The Lost Husband

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Leslie Bibb in The Lost Husband.
Leslie Bibb in The Lost Husband.
Photo: Facebook/The Lost Husband


The Lost Husband


DStv Box Office


2/5 Stars


After losing her loving husband, Libby, a mother of two, moves to her estranged aunt's farm and attempts to start a brand new life.


The Lost Husband, a film adaptation of the novel of the same name by Katherine Center, was enjoyable but won't stay long in the memory bank.

Trying to put her life back together after the sudden death of her husband, Libby (Leslie Bibb) and her children move to her estranged Aunt's goat farm in central Texas. There she encounters a host of new people, including farm manager James O'Connor (Josh Duhamel) and Sunshine (Herizen F. Guardiola), a feed-store clerk who claims she can contact Libby's husband on "the other side". Furthermore, she reunites with Aunt Jean (Nora Dunn), the eccentric family member she never really knew but who turns out to be exactly who she needs.

Everything from the title to the poster of this film screams Hallmark cheese-fest, and I couldn't help it; my finger to the watch button was like a magnet to a fridge door – I had to press play. Needless to say, the title ends up misrepresenting the film, and there was too much of that cheesy guilty pleasure missing to put it in the same WhatsApp group as a Nicholas Sparks adapted romantic drama.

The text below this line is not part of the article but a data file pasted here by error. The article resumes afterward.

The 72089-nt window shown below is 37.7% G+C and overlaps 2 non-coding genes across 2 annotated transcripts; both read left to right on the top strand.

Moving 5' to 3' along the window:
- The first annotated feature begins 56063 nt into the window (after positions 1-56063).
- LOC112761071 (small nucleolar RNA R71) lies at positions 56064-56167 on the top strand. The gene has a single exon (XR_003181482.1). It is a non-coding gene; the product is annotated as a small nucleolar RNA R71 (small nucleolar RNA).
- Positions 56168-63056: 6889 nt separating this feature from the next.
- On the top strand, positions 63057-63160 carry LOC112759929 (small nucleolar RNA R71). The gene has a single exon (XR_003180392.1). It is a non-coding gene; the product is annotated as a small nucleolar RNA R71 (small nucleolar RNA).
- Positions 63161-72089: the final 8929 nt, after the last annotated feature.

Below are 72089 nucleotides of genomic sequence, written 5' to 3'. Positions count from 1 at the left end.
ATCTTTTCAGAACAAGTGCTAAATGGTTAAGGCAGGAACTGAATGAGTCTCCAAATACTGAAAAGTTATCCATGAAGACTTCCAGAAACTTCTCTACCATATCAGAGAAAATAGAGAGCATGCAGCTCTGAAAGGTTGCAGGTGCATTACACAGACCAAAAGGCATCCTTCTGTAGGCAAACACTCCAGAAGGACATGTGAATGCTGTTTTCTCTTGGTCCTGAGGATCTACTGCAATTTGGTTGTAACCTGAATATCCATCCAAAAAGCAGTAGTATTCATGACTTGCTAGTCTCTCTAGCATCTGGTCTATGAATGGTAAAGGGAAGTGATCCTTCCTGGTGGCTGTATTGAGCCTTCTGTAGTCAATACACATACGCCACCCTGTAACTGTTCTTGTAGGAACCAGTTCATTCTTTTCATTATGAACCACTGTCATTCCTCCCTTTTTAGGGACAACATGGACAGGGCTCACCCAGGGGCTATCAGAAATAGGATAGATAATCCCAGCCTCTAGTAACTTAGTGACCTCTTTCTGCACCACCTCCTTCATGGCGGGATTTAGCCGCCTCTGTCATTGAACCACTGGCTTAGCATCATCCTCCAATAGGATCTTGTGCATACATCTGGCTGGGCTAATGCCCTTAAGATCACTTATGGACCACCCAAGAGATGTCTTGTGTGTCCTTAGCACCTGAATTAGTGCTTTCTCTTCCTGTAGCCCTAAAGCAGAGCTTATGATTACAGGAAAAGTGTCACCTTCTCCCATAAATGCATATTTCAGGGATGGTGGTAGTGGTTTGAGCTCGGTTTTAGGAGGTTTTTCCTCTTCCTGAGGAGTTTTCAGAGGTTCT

The Lost Husband is not a film designed to break any new ground, and sure enough, it follows the "city girl falls for country boy" recipe to a T, but there were many other storylines in this film that put the romance on the back burner. I will confess it's refreshing for a romantic drama to refuse to be a "boyfriend saviour" film, and I applaud director/screenwriter Vicky Wight for taking a risk. But at the end of the day, a cheesy romantic drama is what I signed up for.

Nevertheless, Libby is given the space for her own arc and grief outside of the growing relationship with the devilishly good looking Duhamel. And instead of the drama-filled dreams we are sold in, say The Notebook, Safe Haven or any other Nicholas Sparks adaptation, we get a look at how life doesn't stop for tragedy. It doesn't stop for grief. Your kid still needs to go to school. The goats still need to be milked.

I'll admit Bibb is just not my cup of tea; I find her voice unpleasant, but aside from that, her portrayal as Libby was delivered very well. She made Libby's journey believable, but her chemistry with Duhamel was way off. As for Duhamel, say what you want, but I have a soft spot for the guy, so obviously, I was hoping for a deeper dig into James' life than just friendly exchanges. Still, he remains undeniably charming and underplayed his presence in a way that anchored his supporting role. The rest of the cast filled in the gaps as they were assuredly directed to do and did so well.

Sadly, The Lost Husband rushes through an emotional journey with an uneven pace and clumsy dialogue. While it aims for familiar sentiments around loyalty, family and sacrifice, it bypasses the most crucial ingredient – soul.


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